There are many good reasons to freeze fish. Fisheries are usually seasonal – you might not find what you love right when you want it. Also, you can usually purchase a whole fish and have it cut for a better price than just buying small amounts at a time. (Yes, we do offer whole fish. Let us know by email or text so we can get it ready for you). So if you want to have Super Fresh Fish that tastes just as Super Fresh as the day we cut it as it hits your dinner plate, a good bet is to store & freeze it properly.
I’ll not bore you with all the admonishments of how to be sure you are choosing the freshest fish available…. I think we’ve got that covered.
But once you get it home – there are some pretty simple things you can do to keep it nice until you are going to eat it. Whether it’s this week, or a bit down the road if you’ve chosen to freeze it.
First, let’s assume you want to keep it fresh and eat it sometime within a week. I know it seems odd to say week old fish is great. But if you’re working with our fish it’s a bit different than picking up something from a grocery store. Grocery store fish has been landed like ours, but then unloaded & sold to a wholesale market who has in turn sold it to a distributor who has in turn then sold it to said store. There is a lot more information we could cover here about frozen, fresh-frozen and previously frozen product available and what all that means for taste…. but I am trying to stay on topic here (not my strong suit) so I will cover that stuff in a later post.
So you get your fresh fish home and don’t have time to eat it until, let’s say Wednesday. No worries. Seriously, no worries. This is all you have to do to keep it Fresh Fish Fanatics fresh until then:
1. Take it out of the bag and pat it dry with a paper towel. You will be tempted to rinse it off, but just don’t. Up until now your FFF fish has only been in contact with salt water and it prefers to stay that way. So just pat it dry with paper towels. Do remember to be gentle – the fillets (especially some of our more delicate fish like Blue Fin, Albacore etc) can tear apart or bruise easily.
2. Wrap the fillets tightly in plastic wrap (like you’d see in a Sushi bar). Tight, so there’s no air. But don’t go crazy and break the fillet or bruise it up.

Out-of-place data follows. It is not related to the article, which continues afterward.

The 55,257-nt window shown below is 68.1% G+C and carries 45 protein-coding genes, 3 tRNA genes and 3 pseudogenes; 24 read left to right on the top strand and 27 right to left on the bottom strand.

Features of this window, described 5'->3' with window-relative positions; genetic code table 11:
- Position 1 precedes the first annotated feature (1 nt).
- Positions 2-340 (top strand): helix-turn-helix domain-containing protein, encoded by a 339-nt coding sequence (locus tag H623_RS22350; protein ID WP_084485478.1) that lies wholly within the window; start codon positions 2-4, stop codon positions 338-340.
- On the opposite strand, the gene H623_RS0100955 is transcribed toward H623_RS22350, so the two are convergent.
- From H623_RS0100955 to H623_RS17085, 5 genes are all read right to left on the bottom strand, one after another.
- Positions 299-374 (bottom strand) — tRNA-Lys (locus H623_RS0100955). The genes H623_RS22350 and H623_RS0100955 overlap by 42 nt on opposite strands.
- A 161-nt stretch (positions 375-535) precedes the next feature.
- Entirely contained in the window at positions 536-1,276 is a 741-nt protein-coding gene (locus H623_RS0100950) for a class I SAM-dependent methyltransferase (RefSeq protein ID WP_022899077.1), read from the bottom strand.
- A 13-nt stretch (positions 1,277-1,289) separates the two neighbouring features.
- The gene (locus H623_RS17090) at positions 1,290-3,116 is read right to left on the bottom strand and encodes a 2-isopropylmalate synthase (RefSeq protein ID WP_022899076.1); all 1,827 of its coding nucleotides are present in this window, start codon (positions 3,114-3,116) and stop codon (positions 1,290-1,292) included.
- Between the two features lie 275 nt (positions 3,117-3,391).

3. Put the whole thing in a ziploc type bag (you can just rinse and re-use the one it came in), being careful to get as much air out as possible. I usually mark mine with type of fish and date.
4. Put some ice in a bowl or container that will fit in your fridge nicely and lay the wrapped/bagged fish in there and refrigerate it. I will sometimes use my meat chiller drawer which has a temp adjustment and put it on the coldest setting. You might consider turning it everyday. You will also need to drain the water and replace the ice if you are keeping it until later in the week.
5. When you are ready, cook, eat and enjoy! Oh, and send FFF a note telling us how awesome your dinner was… 🙂
OK, so on to freezing it:
1. Do the same steps as listed above through #3.
2. Stick it in your freezer.
Yep, it is that easy. Just a few notes: if you are freezing it, do it RIGHT AWAY. The faster you get it tucked into it’s little plastic wrap bed and get it frozen, the better it’s going to taste.
Also, the vaccuum type bags that we’ve tried in the past are awesome! Just be sure to pat your fish dry first. There are many varieties on the market and all of the ones we’ve tried work well. A simple one that is inexpensive (although a bit labor intensive if you are doing LOTS of fish) is the Ziploc brand one with the little hand pump. We’ve found them at WalMart and Ralph’s, but not Vons. If you buy lots of fish at a time, for sure you should check into something more like the FoodSaver. Again, the key is to pat the fish dry first.
Defrosting: Just put it in your fridge for about 24 hours – or a speedy way is to leave it packaged up and put it in COLD water for a bit to defrost – never warm water or just sitting out on your counter.